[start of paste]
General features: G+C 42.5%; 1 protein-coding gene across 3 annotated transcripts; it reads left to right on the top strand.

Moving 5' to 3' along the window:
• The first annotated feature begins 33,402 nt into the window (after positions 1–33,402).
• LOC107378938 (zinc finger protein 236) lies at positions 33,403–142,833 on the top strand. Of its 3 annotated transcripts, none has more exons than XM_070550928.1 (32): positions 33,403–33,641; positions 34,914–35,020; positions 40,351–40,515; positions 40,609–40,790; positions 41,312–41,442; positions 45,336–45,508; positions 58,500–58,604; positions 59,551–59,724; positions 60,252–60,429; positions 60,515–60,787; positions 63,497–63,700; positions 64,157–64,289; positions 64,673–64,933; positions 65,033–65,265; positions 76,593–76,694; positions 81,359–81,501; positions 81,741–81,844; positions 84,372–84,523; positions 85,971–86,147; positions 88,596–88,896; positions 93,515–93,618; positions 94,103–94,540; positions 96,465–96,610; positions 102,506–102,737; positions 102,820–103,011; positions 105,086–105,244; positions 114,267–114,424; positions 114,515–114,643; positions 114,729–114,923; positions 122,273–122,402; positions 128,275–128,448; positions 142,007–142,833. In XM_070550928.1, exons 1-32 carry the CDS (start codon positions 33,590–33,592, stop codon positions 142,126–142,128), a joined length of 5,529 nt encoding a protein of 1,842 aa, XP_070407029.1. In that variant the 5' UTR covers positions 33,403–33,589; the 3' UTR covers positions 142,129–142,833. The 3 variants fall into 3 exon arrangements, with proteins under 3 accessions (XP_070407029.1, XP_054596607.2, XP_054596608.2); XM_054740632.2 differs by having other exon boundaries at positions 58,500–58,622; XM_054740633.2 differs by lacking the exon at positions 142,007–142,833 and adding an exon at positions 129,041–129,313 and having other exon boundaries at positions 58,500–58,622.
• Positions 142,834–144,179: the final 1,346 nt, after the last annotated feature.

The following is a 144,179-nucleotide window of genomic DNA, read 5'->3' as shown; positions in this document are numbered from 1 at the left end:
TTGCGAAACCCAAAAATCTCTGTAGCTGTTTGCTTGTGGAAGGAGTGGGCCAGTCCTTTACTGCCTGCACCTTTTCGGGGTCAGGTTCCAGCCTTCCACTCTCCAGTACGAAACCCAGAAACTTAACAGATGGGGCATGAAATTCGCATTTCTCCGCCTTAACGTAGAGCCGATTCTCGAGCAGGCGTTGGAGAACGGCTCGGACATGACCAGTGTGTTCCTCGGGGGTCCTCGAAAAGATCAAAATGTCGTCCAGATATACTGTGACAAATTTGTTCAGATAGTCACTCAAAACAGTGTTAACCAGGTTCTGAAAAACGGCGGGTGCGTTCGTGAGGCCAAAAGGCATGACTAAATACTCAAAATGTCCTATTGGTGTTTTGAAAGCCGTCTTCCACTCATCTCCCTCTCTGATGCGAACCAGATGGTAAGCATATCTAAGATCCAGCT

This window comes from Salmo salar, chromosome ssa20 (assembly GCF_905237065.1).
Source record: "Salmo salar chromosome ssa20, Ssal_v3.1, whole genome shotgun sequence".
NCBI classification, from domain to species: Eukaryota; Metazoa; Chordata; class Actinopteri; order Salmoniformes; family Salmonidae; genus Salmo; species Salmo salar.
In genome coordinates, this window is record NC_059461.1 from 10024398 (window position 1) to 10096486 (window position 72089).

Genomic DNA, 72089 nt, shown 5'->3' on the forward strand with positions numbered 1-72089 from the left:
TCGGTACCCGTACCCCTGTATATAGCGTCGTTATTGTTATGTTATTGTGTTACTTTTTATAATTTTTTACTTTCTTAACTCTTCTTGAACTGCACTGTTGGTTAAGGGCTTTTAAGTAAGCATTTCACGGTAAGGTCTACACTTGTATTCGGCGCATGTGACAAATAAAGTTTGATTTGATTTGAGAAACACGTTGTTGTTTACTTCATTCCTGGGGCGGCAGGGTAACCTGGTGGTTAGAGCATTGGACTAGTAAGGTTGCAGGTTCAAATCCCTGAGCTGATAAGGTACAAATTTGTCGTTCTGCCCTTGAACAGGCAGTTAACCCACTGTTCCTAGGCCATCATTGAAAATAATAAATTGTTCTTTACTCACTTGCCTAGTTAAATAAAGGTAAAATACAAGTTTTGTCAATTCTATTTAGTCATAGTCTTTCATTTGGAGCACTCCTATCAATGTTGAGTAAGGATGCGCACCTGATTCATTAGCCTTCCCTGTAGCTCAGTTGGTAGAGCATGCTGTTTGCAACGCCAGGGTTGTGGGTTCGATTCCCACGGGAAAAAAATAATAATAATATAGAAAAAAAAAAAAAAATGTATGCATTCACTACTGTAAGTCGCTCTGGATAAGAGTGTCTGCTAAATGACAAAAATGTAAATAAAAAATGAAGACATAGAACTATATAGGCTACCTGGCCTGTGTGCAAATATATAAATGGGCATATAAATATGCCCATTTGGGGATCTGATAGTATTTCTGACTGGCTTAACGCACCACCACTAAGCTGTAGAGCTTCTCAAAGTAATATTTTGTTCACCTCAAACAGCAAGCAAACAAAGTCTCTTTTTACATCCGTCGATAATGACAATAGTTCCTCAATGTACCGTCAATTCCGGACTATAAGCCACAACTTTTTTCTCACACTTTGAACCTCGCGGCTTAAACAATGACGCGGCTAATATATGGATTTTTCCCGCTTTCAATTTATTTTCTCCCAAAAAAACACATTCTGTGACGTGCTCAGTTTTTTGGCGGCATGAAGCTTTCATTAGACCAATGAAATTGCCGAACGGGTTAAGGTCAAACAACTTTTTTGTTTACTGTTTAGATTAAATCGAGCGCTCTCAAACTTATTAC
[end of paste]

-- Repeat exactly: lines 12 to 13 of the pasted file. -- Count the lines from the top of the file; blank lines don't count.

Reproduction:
Genomic DNA, 72089 nt, shown 5'->3' on the forward strand with positions numbered 1-72089 from the left:
TCGGTACCCGTACCCCTGTATATAGCGTCGTTATTGTTATGTTATTGTGTTACTTTTTATAATTTTTTACTTTCTTAACTCTTCTTGAACTGCACTGTTGGTTAAGGGCTTTTAAGTAAGCATTTCACGGTAAGGTCTACACTTGTATTCGGCGCATGTGACAAATAAAGTTTGATTTGATTTGAGAAACACGTTGTTGTTTACTTCATTCCTGGGGCGGCAGGGTAACCTGGTGGTTAGAGCATTGGACTAGTAAGGTTGCAGGTTCAAATCCCTGAGCTGATAAGGTACAAATTTGTCGTTCTGCCCTTGAACAGGCAGTTAACCCACTGTTCCTAGGCCATCATTGAAAATAATAAATTGTTCTTTACTCACTTGCCTAGTTAAATAAAGGTAAAATACAAGTTTTGTCAATTCTATTTAGTCATAGTCTTTCATTTGGAGCACTCCTATCAATGTTGAGTAAGGATGCGCACCTGATTCATTAGCCTTCCCTGTAGCTCAGTTGGTAGAGCATGCTGTTTGCAACGCCAGGGTTGTGGGTTCGATTCCCACGGGAAAAAAATAATAATAATATAGAAAAAAAAAAAAAAATGTATGCATTCACTACTGTAAGTCGCTCTGGATAAGAGTGTCTGCTAAATGACAAAAATGTAAATAAAAAATGAAGACATAGAACTATATAGGCTACCTGGCCTGTGTGCAAATATATAAATGGGCATATAAATATGCCCATTTGGGGATCTGATAGTATTTCTGACTGGCTTAACGCACCACCACTAAGCTGTAGAGCTTCTCAAAGTAATATTTTGTTCACCTCAAACAGCAAGCAAACAAAGTCTCTTTTTACATCCGTCGATAATGACAATAGTTCCTCAATGTACCGTCAATTCCGGACTATAAGCCACAACTTTTTTCTCACACTTTGAACCTCGCGGCTTAAACAATGACGCGGCTAATATATGGATTTTTCCCGCTTTCAATTTATTTTCTCCCAAAAAAACACATTCTGTGACGTGCTCAGTTTTTTGGCGGCATGAAGCTTTCATTAGACCAATGAAATTGCCGAACGGGTTAAGGTCAAACAACTTTTTTGTTTACTGTTTAGATTAAATCGAGCGCTCTCAAACTTATTAC